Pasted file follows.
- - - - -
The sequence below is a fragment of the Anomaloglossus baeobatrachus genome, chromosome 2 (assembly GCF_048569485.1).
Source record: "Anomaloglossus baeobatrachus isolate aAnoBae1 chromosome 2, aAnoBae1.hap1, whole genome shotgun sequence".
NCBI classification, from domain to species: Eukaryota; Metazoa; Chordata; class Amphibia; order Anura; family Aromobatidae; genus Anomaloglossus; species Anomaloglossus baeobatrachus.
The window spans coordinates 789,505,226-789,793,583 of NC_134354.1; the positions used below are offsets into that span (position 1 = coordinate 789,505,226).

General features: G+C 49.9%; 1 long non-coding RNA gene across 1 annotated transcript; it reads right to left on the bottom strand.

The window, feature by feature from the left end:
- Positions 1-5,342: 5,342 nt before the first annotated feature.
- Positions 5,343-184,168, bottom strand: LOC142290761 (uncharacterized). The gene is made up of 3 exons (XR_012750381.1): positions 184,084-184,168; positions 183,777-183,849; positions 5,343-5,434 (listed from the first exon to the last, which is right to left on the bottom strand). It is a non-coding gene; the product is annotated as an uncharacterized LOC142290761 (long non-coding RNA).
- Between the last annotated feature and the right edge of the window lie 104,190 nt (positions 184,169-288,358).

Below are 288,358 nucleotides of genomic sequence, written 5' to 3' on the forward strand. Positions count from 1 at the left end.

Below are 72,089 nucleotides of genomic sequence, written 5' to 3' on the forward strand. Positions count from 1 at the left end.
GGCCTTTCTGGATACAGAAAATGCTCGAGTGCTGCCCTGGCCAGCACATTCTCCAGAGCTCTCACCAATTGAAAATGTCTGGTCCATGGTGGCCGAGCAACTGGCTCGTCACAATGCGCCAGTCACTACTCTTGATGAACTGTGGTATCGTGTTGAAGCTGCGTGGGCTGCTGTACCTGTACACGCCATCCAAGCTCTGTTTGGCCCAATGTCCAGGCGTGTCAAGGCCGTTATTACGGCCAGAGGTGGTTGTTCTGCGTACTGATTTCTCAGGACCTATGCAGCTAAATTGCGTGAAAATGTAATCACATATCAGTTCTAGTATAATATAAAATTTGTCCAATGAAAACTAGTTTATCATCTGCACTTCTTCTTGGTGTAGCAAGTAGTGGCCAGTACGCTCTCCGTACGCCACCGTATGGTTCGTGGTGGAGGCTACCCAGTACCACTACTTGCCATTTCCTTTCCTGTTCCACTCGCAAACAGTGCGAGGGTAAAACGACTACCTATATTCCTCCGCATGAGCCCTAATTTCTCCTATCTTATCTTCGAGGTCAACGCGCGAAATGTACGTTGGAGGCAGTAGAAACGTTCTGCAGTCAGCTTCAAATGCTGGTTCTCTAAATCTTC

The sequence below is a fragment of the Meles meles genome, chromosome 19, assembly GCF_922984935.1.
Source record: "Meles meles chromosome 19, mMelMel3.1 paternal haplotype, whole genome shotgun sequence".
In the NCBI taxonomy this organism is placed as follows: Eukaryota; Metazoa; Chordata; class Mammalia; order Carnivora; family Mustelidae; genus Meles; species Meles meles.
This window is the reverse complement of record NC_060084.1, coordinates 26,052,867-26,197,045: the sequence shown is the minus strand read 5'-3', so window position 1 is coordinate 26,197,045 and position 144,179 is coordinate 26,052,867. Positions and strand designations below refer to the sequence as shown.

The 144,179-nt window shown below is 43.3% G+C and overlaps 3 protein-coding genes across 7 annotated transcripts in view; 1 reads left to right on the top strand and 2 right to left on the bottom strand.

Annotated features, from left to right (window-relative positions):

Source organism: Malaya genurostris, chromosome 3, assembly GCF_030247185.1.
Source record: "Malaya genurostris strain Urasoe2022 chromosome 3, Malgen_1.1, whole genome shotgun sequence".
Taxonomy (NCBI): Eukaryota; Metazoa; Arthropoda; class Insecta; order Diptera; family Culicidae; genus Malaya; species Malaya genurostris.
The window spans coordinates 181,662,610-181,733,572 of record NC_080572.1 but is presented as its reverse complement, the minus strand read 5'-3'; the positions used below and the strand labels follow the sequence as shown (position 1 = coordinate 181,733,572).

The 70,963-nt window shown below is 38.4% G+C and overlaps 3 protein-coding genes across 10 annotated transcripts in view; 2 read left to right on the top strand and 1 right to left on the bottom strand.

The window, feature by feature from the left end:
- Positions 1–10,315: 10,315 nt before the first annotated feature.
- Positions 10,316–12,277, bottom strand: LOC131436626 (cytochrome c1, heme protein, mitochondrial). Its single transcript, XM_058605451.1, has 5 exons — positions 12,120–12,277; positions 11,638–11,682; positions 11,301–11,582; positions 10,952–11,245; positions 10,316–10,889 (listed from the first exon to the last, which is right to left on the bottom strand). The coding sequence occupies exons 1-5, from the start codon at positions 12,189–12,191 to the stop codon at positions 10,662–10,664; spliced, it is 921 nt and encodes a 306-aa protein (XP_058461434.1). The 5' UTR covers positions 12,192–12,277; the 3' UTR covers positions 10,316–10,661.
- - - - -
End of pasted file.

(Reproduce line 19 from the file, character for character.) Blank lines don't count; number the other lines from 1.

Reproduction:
Source organism: Malaya genurostris, chromosome 3, assembly GCF_030247185.1.